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article imageOp-Ed: The value of failure — What Obama missed at his teacher luncheon

By Calvin Wolf     Jul 13, 2014 in Politics
Recently, four teachers sat down with president Barack Obama and Secretary of Education Arne Duncan for lunch at the White House. They did not tell these men what they needed to hear.
This August I will begin my fourth year as a high school social studies teacher, likely teaching three periods of Advanced Placement Economics and three periods of regular Economics. I teach at a high school with a thorough mix of students, both racially and socioeconomically. We have rich kids whose parents are in the oil industry, middle-class kids who run the gamut, and kids who live in poverty. I see many rich kids in my AP classes and many poor kids in my regular classes.
Teaching is not one-size-fits-all because students, schools, and teachers themselves are not one-size-fits all. Beginning with the presidency of George W. Bush, and his unwise No Child Left Behind legislation, we have tried to institute one-size-fits-all schooling across the country. President Barack Obama has continued the trend with his similarly unwise Race to the Top policies. Schools are expected to record and quantify everything, teach everyone the same stuff and, of course, not fail anybody.
Last week president Obama and Secretary of Education Arne Duncan had lunch at the White House with four teachers, who gave the politicians their respective opinions on public education in America, as explained by The Washington Post. Unfortunately, these teachers did not give Obama and Duncan the real deal. They talked about how great kids were and how teachers needed more freedom.
Teachers do need more freedom...the freedom to fail students as well as the freedom to design curricula. In our national waxing eloquent on education and its merits we refuse to talk about the benefits of failure. Our refusal to fail students who do not put forth effort is crippling Common Core performance as it rolls out across the country. For too many years our nation's pupils have gotten by on grade inflation and helicopter parenting - and now they must pass rigorous standardized tests in order to graduate?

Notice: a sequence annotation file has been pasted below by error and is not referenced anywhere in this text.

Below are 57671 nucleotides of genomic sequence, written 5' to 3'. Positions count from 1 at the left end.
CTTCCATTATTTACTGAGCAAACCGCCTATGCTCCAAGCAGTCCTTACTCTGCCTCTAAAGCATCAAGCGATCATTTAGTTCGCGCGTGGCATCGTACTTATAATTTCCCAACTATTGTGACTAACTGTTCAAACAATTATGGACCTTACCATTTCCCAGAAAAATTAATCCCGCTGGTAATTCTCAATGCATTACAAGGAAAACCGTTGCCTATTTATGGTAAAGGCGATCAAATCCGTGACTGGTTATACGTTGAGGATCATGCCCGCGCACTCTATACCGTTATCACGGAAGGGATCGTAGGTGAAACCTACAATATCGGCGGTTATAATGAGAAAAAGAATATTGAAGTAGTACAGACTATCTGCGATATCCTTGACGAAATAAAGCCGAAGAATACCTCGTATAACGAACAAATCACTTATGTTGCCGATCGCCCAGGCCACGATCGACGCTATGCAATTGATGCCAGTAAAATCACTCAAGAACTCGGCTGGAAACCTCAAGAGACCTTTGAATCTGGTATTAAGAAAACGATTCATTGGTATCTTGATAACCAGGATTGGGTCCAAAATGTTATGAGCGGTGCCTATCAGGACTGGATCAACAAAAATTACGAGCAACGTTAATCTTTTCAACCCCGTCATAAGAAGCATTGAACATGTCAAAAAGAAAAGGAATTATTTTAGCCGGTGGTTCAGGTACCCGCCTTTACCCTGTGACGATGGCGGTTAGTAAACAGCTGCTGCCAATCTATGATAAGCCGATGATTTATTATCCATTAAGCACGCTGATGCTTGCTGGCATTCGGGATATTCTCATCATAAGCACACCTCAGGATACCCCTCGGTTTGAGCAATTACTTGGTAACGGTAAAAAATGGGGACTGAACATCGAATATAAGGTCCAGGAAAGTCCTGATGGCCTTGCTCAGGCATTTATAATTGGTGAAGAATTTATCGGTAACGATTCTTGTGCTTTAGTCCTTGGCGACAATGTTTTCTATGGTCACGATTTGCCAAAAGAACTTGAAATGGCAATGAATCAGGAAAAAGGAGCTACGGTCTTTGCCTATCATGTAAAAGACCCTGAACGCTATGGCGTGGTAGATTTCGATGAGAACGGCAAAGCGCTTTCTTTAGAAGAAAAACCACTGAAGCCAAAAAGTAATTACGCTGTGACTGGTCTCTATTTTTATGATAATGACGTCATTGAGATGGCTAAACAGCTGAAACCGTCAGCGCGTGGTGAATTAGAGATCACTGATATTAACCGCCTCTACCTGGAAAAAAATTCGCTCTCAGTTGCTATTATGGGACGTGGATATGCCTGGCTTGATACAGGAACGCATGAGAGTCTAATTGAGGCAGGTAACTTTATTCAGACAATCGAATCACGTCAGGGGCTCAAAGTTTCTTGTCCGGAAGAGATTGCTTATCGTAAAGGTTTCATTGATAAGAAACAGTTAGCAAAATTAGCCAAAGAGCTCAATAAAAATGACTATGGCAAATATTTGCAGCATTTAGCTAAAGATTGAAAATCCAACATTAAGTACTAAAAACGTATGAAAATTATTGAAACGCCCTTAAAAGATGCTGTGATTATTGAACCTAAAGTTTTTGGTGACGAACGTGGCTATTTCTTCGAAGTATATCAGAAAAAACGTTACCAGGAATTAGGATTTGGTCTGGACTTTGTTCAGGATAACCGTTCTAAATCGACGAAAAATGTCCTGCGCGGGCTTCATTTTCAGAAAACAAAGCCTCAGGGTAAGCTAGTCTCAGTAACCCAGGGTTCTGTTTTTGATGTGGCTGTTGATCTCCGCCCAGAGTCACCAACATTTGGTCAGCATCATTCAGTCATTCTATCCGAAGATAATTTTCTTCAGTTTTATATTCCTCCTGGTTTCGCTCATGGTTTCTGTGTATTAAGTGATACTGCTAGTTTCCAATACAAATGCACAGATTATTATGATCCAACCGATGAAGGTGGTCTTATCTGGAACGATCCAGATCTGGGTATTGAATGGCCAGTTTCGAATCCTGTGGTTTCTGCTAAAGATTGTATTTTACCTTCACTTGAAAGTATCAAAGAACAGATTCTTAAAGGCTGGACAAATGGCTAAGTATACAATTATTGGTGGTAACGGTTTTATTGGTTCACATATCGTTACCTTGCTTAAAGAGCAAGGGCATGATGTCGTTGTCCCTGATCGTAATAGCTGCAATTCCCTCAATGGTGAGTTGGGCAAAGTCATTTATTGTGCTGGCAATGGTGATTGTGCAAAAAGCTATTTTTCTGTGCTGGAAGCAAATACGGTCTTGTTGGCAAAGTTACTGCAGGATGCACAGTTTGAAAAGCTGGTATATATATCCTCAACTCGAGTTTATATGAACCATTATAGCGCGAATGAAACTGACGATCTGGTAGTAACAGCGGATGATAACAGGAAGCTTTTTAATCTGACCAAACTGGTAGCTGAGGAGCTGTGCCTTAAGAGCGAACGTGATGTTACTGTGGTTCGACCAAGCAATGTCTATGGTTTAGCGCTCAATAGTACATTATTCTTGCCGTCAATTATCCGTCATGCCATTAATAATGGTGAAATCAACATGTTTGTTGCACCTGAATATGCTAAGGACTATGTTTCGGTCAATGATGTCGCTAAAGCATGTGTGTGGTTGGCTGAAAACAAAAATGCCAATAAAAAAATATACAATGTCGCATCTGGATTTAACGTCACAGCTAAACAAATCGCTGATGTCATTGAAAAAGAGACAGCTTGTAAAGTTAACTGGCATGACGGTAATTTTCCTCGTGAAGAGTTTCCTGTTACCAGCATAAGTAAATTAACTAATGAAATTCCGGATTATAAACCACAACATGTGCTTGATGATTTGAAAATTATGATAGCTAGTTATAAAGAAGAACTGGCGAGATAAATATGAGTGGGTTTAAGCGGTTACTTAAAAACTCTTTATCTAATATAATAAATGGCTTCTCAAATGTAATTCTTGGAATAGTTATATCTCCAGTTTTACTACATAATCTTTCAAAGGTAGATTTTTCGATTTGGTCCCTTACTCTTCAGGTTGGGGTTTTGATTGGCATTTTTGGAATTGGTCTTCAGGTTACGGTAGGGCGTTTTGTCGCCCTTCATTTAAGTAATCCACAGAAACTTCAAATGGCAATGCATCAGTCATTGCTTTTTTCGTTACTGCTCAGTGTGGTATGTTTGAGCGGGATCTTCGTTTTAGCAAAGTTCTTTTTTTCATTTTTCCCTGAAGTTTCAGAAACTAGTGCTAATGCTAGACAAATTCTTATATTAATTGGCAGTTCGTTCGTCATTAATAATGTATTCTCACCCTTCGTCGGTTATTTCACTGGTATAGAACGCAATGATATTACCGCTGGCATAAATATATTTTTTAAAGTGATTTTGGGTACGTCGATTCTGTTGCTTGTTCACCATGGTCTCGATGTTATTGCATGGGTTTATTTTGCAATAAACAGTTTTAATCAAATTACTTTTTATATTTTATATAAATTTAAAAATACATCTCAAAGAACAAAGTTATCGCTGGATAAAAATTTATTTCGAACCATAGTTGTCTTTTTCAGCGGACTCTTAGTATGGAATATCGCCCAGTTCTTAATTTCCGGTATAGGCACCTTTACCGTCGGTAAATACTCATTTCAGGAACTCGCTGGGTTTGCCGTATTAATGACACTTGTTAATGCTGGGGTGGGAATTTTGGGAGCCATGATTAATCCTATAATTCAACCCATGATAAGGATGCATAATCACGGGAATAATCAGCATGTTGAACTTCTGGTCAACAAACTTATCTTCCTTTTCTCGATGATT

Is it any wonder that, after years of coddling, our students are unprepared for high-stakes testing?
I teach high school seniors, young men and women who are one step away from college. While many of my pupils are diligent, hardworking students who are ready to excel at the next level, many are not. They know that teachers will pad their grades to avoid outbursts from parents and administrators. They know that schools are obsessed with their beloved statistics. It's easier to pass every student, regardless of merit, and not risk having the state downgrade your campus.
Education policy pundits of all stripes have debated No Child Left Behind and Race to the Top ad nauseum...but rarely, if ever, does anyone suggest tough love. We want to fix teaching and education but, somehow, do it all without holding students accountable. If everyone passes regardless of effort, why should students work hard? Just sit in your seat and collect your 70, then go to college. If things continue, college will be the exact same way in a few decades.
Education policy since 2001 has been focused on minimizing teacher freedom but maximizing teacher accountability - a dreadful practice similar to taxation without representation. We want teachers to teach someone else's lesson plans, take someone else's assessments, assign no student discipline without the approval of a dozen administrators, and give inflated grades. And somehow we thought this would make students put forth more effort in the classroom? Slacker students got a great deal because teachers are now powerless automatons.
Want to fix American education? Let teachers teach. Empower them to design lessons, teach the lessons, and assign fair grades for effort and achievement. Simple. If we want better teachers, let us allow them to be better by inspiring them and making them feel important. Teachers will rise to the challenge and, by taking control of their gradebooks, make students do the same.
If Obama would like to hold another teacher luncheon to hear the real deal, I'm free until mid-August.
This opinion article was written by an independent writer. The opinions and views expressed herein are those of the author and are not necessarily intended to reflect those of
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